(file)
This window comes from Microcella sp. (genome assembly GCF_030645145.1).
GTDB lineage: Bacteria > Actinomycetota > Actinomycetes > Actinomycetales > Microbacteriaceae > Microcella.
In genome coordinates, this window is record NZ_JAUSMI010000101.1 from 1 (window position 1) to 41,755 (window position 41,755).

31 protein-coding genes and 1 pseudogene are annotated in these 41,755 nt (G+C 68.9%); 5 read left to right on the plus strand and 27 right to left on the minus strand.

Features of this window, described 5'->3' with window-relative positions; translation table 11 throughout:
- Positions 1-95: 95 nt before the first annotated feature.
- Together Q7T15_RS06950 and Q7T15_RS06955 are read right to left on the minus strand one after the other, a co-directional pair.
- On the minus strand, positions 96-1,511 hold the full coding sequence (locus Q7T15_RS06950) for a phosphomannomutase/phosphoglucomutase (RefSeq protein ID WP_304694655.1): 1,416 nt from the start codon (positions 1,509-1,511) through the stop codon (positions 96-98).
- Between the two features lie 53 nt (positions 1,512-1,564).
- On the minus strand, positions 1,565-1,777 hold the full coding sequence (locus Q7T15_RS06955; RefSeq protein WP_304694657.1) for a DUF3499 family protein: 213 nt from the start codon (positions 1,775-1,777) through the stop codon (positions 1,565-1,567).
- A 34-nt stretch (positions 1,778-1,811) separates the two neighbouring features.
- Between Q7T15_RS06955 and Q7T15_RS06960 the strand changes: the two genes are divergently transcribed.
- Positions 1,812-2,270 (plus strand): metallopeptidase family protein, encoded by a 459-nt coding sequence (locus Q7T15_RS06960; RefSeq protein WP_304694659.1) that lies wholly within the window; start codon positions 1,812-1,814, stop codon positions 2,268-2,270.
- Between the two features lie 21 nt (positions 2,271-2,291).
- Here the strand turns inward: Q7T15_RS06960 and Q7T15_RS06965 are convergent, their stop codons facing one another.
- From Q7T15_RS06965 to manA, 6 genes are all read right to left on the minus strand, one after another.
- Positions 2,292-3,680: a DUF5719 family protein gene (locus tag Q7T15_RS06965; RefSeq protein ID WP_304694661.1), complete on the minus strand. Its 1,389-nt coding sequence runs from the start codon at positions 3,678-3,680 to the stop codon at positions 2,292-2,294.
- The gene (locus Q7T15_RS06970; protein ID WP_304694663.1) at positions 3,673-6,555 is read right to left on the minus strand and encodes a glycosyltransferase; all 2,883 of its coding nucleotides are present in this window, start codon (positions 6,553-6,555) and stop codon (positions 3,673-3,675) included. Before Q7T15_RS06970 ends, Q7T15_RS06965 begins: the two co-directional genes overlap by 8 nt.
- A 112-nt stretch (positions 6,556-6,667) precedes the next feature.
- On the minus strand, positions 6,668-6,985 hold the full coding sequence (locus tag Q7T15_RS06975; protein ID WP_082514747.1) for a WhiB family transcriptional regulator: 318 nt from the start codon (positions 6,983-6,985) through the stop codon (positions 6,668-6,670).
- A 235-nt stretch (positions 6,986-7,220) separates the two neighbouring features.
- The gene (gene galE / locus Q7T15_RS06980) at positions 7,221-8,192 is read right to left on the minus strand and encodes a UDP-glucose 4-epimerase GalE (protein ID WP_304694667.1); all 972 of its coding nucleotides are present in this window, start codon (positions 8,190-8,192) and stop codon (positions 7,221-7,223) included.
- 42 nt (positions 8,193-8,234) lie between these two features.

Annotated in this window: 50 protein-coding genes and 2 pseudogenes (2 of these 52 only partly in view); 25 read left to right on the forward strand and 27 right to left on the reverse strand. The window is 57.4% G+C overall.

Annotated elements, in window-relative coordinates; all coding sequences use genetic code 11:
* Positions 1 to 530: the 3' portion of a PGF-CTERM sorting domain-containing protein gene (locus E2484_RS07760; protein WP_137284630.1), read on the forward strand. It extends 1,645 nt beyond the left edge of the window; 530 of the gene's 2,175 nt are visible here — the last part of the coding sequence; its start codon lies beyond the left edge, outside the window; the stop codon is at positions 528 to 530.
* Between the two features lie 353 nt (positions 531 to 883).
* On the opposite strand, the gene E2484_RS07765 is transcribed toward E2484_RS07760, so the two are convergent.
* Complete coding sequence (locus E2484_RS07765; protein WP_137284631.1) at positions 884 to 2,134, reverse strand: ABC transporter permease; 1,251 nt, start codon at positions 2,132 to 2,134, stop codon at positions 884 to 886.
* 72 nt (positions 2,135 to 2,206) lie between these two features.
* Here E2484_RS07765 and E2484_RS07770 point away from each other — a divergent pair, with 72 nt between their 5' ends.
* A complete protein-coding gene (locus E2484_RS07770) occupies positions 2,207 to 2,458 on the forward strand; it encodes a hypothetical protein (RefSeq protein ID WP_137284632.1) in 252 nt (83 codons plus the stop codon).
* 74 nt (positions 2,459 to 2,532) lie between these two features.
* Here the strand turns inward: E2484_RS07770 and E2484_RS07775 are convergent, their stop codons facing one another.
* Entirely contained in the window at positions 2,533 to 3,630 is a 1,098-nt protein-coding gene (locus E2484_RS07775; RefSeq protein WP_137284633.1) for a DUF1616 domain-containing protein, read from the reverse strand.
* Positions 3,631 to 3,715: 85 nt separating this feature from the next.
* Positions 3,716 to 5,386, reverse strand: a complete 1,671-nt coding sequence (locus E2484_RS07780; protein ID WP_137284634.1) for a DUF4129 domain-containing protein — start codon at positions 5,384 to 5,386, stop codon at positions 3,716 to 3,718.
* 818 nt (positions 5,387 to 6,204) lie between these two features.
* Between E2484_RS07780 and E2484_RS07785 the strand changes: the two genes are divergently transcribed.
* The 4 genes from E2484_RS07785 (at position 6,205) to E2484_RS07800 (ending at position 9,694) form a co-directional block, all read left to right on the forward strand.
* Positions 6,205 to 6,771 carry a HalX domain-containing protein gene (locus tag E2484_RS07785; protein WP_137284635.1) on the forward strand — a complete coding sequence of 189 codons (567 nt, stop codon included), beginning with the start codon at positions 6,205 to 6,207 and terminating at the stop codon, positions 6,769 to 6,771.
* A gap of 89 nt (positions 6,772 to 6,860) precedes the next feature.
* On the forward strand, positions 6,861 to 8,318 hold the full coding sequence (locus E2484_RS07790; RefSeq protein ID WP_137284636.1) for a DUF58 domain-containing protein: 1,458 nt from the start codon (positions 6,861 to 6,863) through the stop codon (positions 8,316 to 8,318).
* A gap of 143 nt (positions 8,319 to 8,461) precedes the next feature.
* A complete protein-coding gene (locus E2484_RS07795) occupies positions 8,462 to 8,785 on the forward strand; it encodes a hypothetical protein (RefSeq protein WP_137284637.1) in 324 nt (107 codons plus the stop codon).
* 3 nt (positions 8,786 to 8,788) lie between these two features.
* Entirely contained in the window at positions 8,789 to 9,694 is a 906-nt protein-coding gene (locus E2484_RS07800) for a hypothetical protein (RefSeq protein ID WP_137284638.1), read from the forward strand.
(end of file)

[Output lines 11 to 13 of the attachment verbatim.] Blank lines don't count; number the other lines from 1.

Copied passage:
- A 34-nt stretch (positions 1,778-1,811) separates the two neighbouring features.
- Between Q7T15_RS06955 and Q7T15_RS06960 the strand changes: the two genes are divergently transcribed.
- Positions 1,812-2,270 (plus strand): metallopeptidase family protein, encoded by a 459-nt coding sequence (locus Q7T15_RS06960; RefSeq protein WP_304694659.1) that lies wholly within the window; start codon positions 1,812-1,814, stop codon positions 2,268-2,270.